(Note: I assume readers know how master data is set up and configured in ECC. For this article I cover only the important master data configuration.)

Material Master

To create the material master in ECC, use transaction code MM01. I have created materials FG-A, RM-A1, BULK-X, and BULK-Y for PLANT-A. Figures 3 and 4 show important setup activities for FG-A and BULK-X. (A similar setup is needed for RM-A1 and BULK-Y, respectively.)

Figure 3 shows that the MRP Type is X0 and hence the material would be integrated to SAP APO.


Figure 3
The material master for FG-A

(Note: In Figure 3, the MRP Type is X0 to show that the material will be planned in SAP APO.)


Figure 4
The material master for BULK-X

In Figure 4, note that a user has selected the Bulk Material check box.

BOM

To create a BOM, execute transaction code CS01. Figure 5 shows the BOM for FG-A.


Figure 5
The BOM for FG-A

Production Version

A production version is the combination of a BOM and a routing number. Because the subcontracted part is supplied directly from a third-party vendor, you need to maintain just the BOM in the production version. To create the production version, execute transaction code C223. Figure 6 shows production version SUB1 created and assigned to FG-A.


Figure 6
Production version for FG-A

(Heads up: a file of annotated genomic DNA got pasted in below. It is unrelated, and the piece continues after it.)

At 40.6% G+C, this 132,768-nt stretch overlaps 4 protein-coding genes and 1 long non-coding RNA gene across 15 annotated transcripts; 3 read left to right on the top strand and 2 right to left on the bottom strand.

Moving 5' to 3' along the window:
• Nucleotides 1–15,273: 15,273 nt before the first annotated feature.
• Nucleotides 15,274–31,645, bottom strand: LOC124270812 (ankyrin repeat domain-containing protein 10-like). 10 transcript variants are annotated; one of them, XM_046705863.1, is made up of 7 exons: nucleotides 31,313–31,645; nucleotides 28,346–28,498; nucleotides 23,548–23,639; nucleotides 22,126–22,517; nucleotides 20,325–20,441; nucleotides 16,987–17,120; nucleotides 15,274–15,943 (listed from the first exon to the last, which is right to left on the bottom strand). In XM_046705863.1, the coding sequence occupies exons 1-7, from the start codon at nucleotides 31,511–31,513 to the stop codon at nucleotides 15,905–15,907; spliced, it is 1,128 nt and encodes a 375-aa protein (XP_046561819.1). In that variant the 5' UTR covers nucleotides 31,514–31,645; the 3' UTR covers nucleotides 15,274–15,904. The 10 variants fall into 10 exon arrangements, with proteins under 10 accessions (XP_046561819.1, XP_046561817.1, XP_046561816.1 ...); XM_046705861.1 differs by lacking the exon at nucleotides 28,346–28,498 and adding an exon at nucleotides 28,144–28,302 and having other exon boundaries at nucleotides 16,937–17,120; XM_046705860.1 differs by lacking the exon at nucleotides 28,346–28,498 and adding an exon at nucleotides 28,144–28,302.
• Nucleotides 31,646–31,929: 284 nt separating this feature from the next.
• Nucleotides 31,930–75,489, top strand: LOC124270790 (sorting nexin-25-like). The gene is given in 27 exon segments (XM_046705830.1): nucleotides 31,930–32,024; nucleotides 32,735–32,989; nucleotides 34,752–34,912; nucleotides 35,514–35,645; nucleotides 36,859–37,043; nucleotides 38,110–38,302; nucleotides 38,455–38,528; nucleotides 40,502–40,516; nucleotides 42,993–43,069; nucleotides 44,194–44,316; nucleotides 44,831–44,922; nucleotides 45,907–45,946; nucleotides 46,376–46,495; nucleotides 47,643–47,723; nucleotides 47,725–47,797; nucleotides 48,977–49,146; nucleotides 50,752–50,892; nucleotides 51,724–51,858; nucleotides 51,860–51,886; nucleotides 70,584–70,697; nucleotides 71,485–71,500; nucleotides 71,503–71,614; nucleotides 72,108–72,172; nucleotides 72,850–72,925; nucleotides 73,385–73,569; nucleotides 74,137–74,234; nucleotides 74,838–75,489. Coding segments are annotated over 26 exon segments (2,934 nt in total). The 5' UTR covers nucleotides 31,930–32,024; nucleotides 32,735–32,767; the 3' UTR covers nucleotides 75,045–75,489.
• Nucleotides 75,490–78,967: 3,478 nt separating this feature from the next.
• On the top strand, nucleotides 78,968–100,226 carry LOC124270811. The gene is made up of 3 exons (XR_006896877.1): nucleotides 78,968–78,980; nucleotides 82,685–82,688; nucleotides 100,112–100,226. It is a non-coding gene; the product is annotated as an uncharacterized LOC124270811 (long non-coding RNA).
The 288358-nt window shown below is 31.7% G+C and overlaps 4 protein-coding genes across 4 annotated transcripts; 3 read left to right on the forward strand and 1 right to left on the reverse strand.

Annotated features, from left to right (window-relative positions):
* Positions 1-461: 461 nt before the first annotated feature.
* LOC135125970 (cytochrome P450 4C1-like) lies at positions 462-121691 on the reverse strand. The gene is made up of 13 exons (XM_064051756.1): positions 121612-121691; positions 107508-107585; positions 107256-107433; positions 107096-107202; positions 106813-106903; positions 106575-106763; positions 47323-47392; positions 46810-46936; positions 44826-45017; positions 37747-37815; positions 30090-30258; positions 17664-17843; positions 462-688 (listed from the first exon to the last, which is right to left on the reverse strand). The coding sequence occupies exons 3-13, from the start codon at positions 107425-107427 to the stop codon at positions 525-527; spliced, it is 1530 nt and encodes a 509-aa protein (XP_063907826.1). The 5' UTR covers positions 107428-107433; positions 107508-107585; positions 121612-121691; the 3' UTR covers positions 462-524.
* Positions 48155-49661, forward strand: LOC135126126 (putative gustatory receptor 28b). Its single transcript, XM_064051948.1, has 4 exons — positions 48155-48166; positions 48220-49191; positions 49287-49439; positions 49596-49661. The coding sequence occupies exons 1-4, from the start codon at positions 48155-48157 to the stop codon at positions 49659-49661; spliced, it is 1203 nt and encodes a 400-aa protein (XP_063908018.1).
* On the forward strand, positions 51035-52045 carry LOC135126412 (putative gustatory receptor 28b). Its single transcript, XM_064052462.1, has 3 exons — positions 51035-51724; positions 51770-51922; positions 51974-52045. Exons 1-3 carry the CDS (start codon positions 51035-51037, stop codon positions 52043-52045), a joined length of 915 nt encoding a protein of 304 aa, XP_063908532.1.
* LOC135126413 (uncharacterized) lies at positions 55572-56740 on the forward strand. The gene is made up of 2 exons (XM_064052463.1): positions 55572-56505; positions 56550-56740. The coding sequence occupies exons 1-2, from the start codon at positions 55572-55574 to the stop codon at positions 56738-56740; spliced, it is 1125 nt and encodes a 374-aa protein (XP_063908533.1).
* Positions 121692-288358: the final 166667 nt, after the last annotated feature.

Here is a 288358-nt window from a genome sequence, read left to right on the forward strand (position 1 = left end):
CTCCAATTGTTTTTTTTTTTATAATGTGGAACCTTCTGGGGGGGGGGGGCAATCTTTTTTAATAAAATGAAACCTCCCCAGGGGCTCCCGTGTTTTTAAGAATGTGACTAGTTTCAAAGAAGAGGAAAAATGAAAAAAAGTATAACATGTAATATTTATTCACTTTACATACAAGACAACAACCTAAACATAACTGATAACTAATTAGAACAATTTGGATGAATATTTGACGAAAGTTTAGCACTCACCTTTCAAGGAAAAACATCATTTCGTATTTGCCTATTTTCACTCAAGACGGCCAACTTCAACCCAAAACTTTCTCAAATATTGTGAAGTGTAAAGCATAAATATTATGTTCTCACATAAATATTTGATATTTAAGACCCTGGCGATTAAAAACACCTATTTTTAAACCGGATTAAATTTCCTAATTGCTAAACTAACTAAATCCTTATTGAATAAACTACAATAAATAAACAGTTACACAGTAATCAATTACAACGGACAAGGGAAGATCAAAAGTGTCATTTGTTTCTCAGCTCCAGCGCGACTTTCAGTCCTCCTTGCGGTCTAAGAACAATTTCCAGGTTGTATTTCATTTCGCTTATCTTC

Schedule Agreement

Schedule agreements are created via transaction code ME31L. For my example, you have two agreements—one between PLANT-A and the subcontractor (VENDOR-X), as shown in Figure 7, and another between the subcontractor (VENDOR-X) and the third-party vendor (VENDOR-Y), as shown in Figure 8.


Figure 7
Schedule agreement between the plant and subcontractor


Figure 8
Schedule agreement between the third-party vendor and the subcontractor

Also for this agreement between VENDOR-X and VENDOR-Y, notice that the user has selected the SC vendor check box as shown in Figure 9. This indicator identifies the vendor as a subcontractor. This setting is mandatory to deliver the component directly to the subcontractor from the third-party vendor.


Figure 9
The SC vendor check box is selected

(Note: Vendor 230282 is the subcontractor [VENDOR-X] and 229949 is the third-party vendor [VENDOR-Y].)

Purchase Info Record

A purchasing info record of the type Subcontracting is maintained for product (FG-A) between the plant and the subcontractor. To create the purchasing info record, execute transaction code ME11. In the screen the system displays, populate the Vendor (e.g., 230282), Material (e.g., FG-A), and Plant (e.g., PL - A) fields as shown in Figure 10 and then press Enter.


Figure 10
Create a purchasing info record

In the next screen (Figure 11), add the production version SUB1 to the Version field (shown in Figure 6) and click the save icon (not shown).


Figure 11
The subcontractor version in the purchasing info record
Master Data in SAP APO

All master data created in ECC in the above section has to be transferred to SAP APO. This is done via the Core Interface (CIF). The diagram in Figure 12 shows the mapping of master data objects between ECC and SAP APO.


Figure 12